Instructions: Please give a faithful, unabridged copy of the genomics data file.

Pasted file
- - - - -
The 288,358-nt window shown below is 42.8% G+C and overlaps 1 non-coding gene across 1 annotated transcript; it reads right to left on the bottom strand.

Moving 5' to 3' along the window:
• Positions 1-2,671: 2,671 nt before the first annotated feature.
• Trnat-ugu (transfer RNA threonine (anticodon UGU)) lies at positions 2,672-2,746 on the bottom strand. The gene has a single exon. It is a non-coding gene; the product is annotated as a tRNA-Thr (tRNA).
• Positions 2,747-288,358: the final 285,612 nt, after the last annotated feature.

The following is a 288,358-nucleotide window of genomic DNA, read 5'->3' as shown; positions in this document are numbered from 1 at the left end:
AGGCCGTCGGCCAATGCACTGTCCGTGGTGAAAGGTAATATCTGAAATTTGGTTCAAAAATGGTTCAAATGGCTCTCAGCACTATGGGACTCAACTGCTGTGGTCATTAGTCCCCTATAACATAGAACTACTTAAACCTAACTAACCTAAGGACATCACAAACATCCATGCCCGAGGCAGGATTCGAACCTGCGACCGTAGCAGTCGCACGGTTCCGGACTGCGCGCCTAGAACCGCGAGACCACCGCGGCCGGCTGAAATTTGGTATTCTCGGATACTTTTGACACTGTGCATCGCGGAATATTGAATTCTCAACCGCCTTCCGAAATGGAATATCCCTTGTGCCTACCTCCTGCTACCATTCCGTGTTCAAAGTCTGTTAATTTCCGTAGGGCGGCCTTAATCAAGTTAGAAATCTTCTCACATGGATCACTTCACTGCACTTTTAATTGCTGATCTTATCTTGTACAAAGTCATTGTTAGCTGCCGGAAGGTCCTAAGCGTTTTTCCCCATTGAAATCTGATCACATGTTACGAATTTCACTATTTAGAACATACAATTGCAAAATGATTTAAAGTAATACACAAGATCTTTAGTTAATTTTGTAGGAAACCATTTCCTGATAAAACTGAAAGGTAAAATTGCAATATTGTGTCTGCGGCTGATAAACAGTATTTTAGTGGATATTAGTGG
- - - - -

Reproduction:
The 288,358-nt window shown below is 42.8% G+C and overlaps 1 non-coding gene across 1 annotated transcript; it reads right to left on the bottom strand.

Moving 5' to 3' along the window:
• Positions 1-2,671: 2,671 nt before the first annotated feature.
• Trnat-ugu (transfer RNA threonine (anticodon UGU)) lies at positions 2,672-2,746 on the bottom strand. The gene has a single exon. It is a non-coding gene; the product is annotated as a tRNA-Thr (tRNA).
• Positions 2,747-288,358: the final 285,612 nt, after the last annotated feature.

The following is a 288,358-nucleotide window of genomic DNA, read 5'->3' as shown; positions in this document are numbered from 1 at the left end:
AGGCCGTCGGCCAATGCACTGTCCGTGGTGAAAGGTAATATCTGAAATTTGGTTCAAAAATGGTTCAAATGGCTCTCAGCACTATGGGACTCAACTGCTGTGGTCATTAGTCCCCTATAACATAGAACTACTTAAACCTAACTAACCTAAGGACATCACAAACATCCATGCCCGAGGCAGGATTCGAACCTGCGACCGTAGCAGTCGCACGGTTCCGGACTGCGCGCCTAGAACCGCGAGACCACCGCGGCCGGCTGAAATTTGGTATTCTCGGATACTTTTGACACTGTGCATCGCGGAATATTGAATTCTCAACCGCCTTCCGAAATGGAATATCCCTTGTGCCTACCTCCTGCTACCATTCCGTGTTCAAAGTCTGTTAATTTCCGTAGGGCGGCCTTAATCAAGTTAGAAATCTTCTCACATGGATCACTTCACTGCACTTTTAATTGCTGATCTTATCTTGTACAAAGTCATTGTTAGCTGCCGGAAGGTCCTAAGCGTTTTTCCCCATTGAAATCTGATCACATGTTACGAATTTCACTATTTAGAACATACAATTGCAAAATGATTTAAAGTAATACACAAGATCTTTAGTTAATTTTGTAGGAAACCATTTCCTGATAAAACTGAAAGGTAAAATTGCAATATTGTGTCTGCGGCTGATAAACAGTATTTTAGTGGATATTAGTGG